Ok, maybe epidemic is too strong of a word. It's not like the world is ending. Not just yet anyway.
I understand the causes of the pollution we've been hit with recently in Bangkok and around the majority of Asia. Most of us do. It's the result of progress - progress made initially in ignorance of what our actions would do to the environment. Yet progress that is slowly also recognizing that problem and trying to address ways to avoid destruction to ourselves.
What is really irritating me (and not just my lungs) is the fact that the general public seems blissfully ignorant of the danger of breathing-in such low air quality
The Air Quality Index for Bangkok at the moment is 199 - a meaningless number, but for perspective, I know of several international schools in China that won't let kids play outside if the index gets above 120-130, deemed "unhealthy for sensitive groups" by the international non-profit organization [based in Beijing, mind you] that consolidates and provides air quality data worldwide.
199 is considered "unhealthy" for everyone, and a mere hair's breadth away from "very unhealthy," which again for perspective is described as "health warnings of emergency conditions" and "the entire population" is likely affected.
Now, I'm not about to make any judgements about why we aren't being warned about these conditions because after all, I'm just a tax-paying foreigner with absolutely no legal rights, but I do have to observe the idiom on which the true danger rests: ignorance is bliss.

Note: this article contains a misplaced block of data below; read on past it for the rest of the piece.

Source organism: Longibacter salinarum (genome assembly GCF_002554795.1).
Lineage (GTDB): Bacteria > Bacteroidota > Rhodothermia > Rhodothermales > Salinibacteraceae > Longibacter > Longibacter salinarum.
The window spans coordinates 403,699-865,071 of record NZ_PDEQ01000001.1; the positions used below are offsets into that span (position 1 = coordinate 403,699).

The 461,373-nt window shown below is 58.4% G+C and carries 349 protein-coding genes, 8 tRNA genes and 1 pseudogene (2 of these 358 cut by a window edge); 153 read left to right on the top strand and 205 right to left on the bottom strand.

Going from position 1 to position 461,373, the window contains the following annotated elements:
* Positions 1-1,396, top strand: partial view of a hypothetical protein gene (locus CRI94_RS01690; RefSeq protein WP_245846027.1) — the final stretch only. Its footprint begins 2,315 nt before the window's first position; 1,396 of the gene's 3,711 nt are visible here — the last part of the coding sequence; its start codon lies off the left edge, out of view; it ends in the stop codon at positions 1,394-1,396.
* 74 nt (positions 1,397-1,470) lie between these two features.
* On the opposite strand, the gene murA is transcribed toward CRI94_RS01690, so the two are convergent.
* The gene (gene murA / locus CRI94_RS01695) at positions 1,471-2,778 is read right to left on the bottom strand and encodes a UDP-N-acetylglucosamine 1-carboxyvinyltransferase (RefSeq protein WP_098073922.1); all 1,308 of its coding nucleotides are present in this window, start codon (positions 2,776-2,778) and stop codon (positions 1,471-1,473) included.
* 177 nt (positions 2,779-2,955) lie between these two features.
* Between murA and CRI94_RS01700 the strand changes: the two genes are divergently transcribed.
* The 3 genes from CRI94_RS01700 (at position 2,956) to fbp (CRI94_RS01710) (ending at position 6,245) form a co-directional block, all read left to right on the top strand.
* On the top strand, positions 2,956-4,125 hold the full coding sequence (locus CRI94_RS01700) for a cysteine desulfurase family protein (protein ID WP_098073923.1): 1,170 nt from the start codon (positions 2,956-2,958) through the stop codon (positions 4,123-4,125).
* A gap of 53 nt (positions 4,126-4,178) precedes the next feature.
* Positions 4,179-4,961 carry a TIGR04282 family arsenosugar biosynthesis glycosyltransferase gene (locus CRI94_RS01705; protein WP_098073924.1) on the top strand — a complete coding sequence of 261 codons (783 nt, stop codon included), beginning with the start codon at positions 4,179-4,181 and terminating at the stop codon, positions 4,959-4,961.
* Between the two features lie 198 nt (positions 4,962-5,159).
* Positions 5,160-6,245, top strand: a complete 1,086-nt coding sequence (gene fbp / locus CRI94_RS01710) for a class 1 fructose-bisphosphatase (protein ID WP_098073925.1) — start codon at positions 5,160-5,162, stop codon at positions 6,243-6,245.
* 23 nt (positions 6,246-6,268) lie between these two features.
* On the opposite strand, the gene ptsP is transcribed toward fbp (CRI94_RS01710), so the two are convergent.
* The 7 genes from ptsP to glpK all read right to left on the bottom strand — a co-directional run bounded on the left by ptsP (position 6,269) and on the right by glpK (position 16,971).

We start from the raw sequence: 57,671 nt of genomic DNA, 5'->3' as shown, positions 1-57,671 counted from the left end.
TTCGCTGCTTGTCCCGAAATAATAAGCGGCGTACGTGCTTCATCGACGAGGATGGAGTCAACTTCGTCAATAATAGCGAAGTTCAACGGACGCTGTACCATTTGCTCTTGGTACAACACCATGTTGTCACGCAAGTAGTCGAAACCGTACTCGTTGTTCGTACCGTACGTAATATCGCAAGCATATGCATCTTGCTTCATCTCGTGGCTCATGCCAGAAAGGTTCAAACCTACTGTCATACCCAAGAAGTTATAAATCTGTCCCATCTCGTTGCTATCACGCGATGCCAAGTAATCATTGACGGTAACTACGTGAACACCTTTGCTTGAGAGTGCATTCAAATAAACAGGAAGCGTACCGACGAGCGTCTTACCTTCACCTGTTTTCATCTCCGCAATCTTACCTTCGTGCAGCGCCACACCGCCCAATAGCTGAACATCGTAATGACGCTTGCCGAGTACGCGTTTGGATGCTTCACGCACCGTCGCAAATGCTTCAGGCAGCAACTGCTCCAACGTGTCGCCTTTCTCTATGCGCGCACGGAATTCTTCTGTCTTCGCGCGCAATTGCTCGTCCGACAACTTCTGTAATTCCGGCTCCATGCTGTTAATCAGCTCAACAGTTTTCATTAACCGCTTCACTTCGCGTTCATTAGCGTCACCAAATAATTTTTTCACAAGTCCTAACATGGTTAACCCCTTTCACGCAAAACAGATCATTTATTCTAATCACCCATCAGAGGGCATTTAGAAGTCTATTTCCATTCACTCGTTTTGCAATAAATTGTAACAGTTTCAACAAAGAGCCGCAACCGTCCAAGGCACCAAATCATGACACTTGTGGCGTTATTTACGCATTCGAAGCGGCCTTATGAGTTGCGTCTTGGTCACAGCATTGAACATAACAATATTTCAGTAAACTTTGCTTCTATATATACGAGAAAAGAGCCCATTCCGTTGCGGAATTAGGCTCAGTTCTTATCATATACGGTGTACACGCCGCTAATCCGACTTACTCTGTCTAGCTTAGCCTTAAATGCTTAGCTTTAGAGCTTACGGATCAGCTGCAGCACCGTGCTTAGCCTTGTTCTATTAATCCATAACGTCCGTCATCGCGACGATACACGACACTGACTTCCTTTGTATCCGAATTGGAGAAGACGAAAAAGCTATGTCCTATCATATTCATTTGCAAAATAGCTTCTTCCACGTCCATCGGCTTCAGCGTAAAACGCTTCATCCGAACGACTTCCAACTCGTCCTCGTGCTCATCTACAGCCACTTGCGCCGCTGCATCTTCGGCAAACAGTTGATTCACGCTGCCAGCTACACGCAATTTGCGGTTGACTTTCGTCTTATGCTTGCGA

Sadly, and I've confirmed this by talking to many people, Thais and foreigners genuinely don't know that this "fog" we've had off and on for a few weeks now is the same "fog" that the poor people of Beijing face on a regular basis, the same "fog" they're frequently warned about and, in fairness, have been taking steps in recent years to combat.
People here often have no idea that by allowing their kids to go on playing outside and participating in sports, and even just walking to school, they're allowing them to breathe in potentially dangerous chemicals and dust that can make them sick. There's just little concept of it.
In fairness, in my several years in Thailand now, I've never seen it like this.
Sure, we get our days of "oh I wish they'd do something about these Cold War-era red public buses," but a settled haze hasn't been a norm I've experienced. Also in fairness, at least from what I've read and seen from time to time, there are laws and regulations in place designed to combat [or at least start] these issues, but I won't go there.
None of this makes up for the fact that people are getting sick. Has anyone taken public transport lately and witnessed the number of people coughing? It's not just the cold, folks.
My point is this: I understand there is an image to be upheld, and that as a guest in this generally fine country, I have no right (nor desire) to make waves or play the blame game. I just think we should all exercise a bit of common sense. At the very least, be aware of the situation and help make others more likely to be affected (young children, for example) aware too!
I hope you enjoyed my blog. If you would like to get in touch or perhaps e-mail me with a question, I would love to hear from you - All the best, Sam Thompson.